Telecoms regulator Ofcom has today named and shamed the broadband, mobile, and landline providers who received the most complaints in the first quarter of 2015.
Ofcom, which receives about 300 complaints a day from telecoms consumers, said EE was the biggest culprit when it came to the landline sector: it was the source of 0.39 complaints for every 1,000 customers.
This was up from 0.36 per 1,000 customers in the last quarter of 2014.
Sky had the lowest number of landline complaints – just 0.05 per 1,000 customers, closely followed by Virgin Media's 0.07 per 1,000 customers.
Things did not get much better for EE's broadband customers either.
The firm generated the most complaints in this industry: 0.51 per 1,000 customers in the first quarter of 2015, up from 0.42 per 1,000 in the fourth quarter of 2014.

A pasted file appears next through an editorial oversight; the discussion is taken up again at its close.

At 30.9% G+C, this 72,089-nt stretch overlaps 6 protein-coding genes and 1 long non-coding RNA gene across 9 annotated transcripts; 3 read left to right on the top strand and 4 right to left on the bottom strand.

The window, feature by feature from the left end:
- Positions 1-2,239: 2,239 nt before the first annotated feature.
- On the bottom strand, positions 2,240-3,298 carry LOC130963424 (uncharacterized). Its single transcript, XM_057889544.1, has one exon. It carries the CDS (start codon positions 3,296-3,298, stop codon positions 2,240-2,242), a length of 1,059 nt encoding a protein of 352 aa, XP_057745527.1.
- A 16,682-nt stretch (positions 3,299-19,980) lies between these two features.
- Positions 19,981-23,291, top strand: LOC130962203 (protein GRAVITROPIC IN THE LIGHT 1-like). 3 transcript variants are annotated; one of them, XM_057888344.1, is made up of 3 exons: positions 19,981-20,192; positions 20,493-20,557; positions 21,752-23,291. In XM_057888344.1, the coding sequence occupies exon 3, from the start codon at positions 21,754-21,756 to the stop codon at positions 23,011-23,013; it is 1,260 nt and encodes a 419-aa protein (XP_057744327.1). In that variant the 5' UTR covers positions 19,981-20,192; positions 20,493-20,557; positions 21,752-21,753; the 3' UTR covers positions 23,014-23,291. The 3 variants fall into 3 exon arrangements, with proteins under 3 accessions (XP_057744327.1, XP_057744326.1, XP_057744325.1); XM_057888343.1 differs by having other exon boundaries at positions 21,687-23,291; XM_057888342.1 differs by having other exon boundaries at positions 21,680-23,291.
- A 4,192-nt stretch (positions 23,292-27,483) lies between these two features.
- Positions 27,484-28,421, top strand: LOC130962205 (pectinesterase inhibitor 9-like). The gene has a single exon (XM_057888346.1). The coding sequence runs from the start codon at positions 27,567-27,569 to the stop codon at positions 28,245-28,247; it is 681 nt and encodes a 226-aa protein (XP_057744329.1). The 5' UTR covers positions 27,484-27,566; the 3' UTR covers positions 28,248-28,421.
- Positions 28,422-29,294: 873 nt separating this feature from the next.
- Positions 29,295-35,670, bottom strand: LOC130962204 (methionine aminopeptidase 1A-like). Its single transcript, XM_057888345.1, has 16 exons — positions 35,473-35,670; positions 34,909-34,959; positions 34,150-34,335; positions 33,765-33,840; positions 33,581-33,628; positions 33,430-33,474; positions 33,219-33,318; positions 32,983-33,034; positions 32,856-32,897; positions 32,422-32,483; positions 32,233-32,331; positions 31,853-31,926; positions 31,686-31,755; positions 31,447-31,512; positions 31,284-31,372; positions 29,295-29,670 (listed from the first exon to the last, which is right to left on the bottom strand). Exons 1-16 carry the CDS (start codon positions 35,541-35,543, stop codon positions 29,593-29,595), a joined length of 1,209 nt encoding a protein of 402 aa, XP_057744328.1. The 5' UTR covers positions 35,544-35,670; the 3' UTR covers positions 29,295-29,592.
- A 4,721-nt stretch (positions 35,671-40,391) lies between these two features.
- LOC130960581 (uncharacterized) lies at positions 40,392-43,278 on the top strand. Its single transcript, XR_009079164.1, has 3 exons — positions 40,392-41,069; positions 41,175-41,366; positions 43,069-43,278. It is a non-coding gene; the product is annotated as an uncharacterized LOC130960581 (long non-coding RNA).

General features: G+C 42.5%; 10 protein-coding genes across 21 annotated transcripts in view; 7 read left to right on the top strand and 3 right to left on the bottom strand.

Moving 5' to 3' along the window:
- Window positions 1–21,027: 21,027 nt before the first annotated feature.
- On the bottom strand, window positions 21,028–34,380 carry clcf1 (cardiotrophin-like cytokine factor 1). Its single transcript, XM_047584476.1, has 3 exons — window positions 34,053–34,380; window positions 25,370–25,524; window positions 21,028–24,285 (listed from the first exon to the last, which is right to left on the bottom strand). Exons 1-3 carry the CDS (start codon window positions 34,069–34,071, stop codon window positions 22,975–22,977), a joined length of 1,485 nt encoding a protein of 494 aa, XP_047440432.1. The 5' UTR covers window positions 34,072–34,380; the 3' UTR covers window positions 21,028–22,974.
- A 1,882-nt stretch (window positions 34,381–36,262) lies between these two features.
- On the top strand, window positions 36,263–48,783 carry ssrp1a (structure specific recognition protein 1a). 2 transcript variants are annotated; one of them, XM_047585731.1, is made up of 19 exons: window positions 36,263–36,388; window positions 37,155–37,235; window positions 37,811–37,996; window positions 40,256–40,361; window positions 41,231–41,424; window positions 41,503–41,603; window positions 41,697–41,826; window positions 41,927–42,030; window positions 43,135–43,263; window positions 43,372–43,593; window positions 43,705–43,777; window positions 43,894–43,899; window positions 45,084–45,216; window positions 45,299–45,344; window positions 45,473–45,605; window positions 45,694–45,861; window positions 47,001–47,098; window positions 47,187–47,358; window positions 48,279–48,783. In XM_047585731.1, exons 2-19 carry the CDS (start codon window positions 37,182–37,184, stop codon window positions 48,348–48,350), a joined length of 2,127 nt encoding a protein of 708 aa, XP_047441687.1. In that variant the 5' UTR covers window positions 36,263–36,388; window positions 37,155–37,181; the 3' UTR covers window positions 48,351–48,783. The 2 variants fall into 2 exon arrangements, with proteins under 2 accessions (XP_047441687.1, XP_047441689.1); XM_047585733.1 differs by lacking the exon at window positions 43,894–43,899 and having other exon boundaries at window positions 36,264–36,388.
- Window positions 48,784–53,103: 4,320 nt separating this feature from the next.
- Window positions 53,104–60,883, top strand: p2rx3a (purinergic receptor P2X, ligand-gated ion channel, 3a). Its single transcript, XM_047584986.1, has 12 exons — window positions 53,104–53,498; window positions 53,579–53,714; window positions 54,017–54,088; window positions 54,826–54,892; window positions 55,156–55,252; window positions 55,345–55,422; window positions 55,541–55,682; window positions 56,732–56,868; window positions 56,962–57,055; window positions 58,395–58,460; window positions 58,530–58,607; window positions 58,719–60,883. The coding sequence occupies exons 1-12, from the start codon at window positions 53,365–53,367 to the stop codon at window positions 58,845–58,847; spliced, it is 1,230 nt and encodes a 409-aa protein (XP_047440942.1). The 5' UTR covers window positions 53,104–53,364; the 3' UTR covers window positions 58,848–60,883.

Again, Sky performed the best, receiving 0.05 complaints for every 1,000 customers.
An EE spokesperson responded to the data, saying:
Our Customer Service Improvement programme is producing positive results but we know there is more work to do. We're very pleased the number of mobile complaints has fallen significantly and we expect to reflect this downward trend in complaints across landline and broadband. Our aim is to offer every customer the best possible service.
In the mobile pay monthly market, it was Vodafone who did the worst, receiving 0.14 complaints per 1,000 complaints, while Tesco Mobile was the best performer for the fourth quarter in a row, generating just 0.01 complaints per 1,000 customers.
In pay TV, BT racked up the most complaints, 0.15 per 1,000 clients. Again, Sky did the best, receiving 0.01 per cent complaints per 1, 000 customers, and being the only provider to get less complaints than the industry average.
Which executive director, Richard Lloyd, hit out at the firms, saying:
We've consistently found that the biggest telecoms providers are letting their customers down with poor service, so we hope that this complaints data acts as a fresh wake up call. People tell us that telecoms are now an essential part of their life, so if providers don't improve Ofcom should step in.